The scriptures remind us that “the steps of a good man are ordered by the Lord.” (Psalm 37:23) When we aren’t feeling very “good” ourselves He will direct the steps of other “good” people to intersect with ours.

Thank you Lord for Lloyd and Pamela, Gord and Lynda and Gord and Marg.  You all quietly refreshed my spirit in my search for “quietness”.

In the days ahead, be open to the possibility of God sending someone to refresh your spirit.  Better yet, ask Him to do so!

May 23, 2010

Gathered In My Name

After attending a service last week just outside of Toronto at The Meeting House, nine campus locations that are part of Canada’s largest church movement; this Sunday we attended a small alternative service at The Third Space, two hours east in Peterborough in which, including all participants, we were part of a group of twenty.

Qualitatively, both weeks hold equal weight.   While there were differences, I am not sure there was a difference.   I see both as equal expressions of the reality of the Body of Christ, that “holy catholic church” spoken of in The Apostles Creed meeting in different places around the world.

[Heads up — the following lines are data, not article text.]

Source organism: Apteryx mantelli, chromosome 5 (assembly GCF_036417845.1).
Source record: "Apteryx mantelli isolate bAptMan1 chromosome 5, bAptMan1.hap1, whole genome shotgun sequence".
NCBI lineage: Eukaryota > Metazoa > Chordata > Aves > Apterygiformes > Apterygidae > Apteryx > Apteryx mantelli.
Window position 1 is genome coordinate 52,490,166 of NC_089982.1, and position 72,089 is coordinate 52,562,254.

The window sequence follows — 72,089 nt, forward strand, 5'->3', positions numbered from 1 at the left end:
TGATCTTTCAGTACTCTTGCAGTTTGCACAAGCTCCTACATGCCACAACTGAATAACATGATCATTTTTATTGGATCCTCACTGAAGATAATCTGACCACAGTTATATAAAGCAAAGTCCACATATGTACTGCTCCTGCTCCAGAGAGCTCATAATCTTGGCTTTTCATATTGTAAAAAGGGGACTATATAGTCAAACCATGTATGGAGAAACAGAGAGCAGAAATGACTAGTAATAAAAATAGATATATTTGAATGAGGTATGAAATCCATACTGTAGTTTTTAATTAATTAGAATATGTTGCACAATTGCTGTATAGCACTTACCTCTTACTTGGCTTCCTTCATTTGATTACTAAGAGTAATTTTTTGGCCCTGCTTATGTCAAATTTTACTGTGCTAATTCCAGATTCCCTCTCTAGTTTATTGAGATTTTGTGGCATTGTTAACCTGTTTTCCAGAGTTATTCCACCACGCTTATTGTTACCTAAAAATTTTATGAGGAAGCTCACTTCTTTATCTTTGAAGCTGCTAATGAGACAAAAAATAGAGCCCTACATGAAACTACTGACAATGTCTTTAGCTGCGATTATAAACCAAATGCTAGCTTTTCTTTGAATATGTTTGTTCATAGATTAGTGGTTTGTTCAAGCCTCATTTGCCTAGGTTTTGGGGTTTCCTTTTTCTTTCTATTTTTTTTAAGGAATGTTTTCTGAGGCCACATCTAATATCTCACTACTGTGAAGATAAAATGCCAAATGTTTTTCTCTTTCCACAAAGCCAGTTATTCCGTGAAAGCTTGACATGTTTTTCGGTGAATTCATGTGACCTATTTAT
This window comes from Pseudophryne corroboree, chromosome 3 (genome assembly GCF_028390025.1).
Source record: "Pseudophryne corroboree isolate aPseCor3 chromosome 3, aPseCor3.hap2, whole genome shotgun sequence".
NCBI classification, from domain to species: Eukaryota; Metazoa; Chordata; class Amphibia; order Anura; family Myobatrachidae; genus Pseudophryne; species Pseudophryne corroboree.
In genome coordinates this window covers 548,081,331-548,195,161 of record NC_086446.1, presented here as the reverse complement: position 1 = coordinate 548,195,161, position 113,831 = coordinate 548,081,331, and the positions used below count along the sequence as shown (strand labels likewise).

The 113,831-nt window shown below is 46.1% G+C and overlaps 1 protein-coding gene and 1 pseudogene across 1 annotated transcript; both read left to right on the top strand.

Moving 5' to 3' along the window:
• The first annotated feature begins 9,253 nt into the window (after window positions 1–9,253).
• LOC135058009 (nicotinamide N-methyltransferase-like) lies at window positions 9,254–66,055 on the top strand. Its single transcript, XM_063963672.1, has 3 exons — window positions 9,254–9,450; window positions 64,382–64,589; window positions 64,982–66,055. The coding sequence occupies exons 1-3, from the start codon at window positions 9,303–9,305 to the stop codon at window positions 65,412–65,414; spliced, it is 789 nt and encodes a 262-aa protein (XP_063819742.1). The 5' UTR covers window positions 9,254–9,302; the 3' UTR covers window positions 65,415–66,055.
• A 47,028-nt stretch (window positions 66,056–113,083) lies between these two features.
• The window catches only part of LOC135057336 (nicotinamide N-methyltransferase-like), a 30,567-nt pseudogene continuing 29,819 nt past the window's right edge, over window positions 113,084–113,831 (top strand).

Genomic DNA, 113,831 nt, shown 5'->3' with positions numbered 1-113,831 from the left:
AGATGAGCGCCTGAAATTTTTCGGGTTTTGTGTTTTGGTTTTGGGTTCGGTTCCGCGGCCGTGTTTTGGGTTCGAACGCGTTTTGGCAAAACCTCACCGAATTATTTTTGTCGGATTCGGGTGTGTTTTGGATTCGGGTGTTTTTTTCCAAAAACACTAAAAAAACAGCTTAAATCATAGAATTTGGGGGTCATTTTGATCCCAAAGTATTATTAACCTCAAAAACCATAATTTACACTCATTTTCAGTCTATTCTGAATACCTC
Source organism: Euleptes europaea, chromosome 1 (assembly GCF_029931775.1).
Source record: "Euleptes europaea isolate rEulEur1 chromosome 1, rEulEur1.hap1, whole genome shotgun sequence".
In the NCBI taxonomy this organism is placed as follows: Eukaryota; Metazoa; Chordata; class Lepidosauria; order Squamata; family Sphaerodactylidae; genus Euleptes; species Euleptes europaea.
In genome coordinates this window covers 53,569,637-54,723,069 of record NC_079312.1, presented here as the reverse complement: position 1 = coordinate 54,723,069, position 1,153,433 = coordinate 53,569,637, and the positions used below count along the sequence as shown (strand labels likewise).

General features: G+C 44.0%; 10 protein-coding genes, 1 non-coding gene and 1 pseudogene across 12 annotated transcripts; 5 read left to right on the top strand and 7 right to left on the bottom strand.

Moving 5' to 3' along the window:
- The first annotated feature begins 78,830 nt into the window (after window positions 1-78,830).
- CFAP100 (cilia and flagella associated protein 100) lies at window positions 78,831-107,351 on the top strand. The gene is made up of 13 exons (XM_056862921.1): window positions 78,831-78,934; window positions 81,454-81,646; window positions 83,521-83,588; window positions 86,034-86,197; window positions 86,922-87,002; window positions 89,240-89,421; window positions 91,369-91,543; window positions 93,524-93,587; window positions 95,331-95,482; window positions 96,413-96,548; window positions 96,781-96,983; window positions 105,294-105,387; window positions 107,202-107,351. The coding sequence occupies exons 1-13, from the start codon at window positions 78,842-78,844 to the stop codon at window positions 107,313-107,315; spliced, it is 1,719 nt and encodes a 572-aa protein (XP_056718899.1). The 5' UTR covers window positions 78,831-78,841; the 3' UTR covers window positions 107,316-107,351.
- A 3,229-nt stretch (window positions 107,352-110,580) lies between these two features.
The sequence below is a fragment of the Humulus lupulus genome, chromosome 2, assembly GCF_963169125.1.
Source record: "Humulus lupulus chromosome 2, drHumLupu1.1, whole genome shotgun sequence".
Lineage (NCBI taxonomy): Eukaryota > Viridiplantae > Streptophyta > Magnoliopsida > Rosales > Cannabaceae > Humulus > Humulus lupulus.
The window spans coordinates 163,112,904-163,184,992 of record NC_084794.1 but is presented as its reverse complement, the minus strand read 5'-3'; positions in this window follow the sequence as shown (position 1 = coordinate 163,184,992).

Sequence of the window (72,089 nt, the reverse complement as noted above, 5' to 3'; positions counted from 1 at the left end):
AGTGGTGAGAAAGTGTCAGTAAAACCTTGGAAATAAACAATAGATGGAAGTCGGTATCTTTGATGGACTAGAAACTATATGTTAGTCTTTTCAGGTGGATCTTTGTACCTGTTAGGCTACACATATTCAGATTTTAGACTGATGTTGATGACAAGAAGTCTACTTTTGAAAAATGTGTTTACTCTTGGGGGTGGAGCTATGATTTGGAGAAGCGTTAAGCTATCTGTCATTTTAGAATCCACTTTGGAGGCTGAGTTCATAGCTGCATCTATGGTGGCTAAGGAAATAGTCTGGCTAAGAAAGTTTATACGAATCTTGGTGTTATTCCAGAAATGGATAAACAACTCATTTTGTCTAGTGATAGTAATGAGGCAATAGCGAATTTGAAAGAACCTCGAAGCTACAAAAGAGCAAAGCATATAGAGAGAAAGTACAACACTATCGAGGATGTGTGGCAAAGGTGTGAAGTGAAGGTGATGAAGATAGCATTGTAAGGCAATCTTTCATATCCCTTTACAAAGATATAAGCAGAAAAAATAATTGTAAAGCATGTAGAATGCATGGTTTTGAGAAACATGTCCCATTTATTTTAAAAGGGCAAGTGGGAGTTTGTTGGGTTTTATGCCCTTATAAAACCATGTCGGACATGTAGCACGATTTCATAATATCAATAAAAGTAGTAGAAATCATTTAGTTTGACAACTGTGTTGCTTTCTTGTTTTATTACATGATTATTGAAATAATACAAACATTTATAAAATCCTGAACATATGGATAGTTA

Hebrews 10 : 24-25 (Message)Let’s see how inventive we can be in encouraging love and helping out, not avoiding worshiping together as some do but spurring each other on, especially as we see the big Day approaching.

Matthew 18 : 20 (Message) “And when two or three of you are together because of me, you can be sure that I’ll be there.”

May 15, 2010

As Iron Sharpens Iron

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I’m getting today’s post on with about an hour to spare.  Tonight,  I spent two hours on the phone with someone I knew well a few decades ago, but haven’t seen since.    It was great to be reconnected and talk about similar interests and days gone by, but the thing I appreciated most was to have a quality time of spiritual fellowship with another believer.   That we had known each other a lifetime ago was an added dimension.

A lot of guys aren’t “phoners” or talkers.   I like to talk, I love to converse, but it’s actually a rare thing for me to be on the phone with a friend in the evening.   Most of my calls are business related or task related.  They usually come to a screeching halt at suppertime.   And I never go two hours.

Here’s how The Message puts that “iron sharpens iron” verse:

Proverbs 27:17 You use steel to sharpen steel,
and one friend sharpens another.